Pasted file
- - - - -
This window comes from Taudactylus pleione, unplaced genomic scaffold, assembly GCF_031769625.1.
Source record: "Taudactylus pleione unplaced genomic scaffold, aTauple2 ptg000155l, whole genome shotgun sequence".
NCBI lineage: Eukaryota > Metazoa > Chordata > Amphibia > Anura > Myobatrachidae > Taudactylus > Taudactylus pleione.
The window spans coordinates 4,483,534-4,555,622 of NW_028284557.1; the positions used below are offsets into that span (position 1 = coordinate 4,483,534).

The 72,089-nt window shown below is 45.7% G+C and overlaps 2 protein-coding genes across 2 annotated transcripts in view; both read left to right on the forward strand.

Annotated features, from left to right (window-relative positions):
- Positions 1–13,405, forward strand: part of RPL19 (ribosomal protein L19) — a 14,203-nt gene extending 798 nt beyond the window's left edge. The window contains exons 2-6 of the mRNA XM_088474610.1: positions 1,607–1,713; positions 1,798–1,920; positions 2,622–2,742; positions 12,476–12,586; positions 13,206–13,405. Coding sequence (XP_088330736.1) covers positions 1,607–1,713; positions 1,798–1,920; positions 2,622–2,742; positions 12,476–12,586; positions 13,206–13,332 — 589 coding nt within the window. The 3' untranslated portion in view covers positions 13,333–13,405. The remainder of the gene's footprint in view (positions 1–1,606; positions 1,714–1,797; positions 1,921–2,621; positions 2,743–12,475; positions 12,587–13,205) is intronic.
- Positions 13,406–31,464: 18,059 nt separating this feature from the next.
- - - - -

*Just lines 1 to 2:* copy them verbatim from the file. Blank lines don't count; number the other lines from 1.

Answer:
This window comes from Taudactylus pleione, unplaced genomic scaffold, assembly GCF_031769625.1.
Source record: "Taudactylus pleione unplaced genomic scaffold, aTauple2 ptg000155l, whole genome shotgun sequence".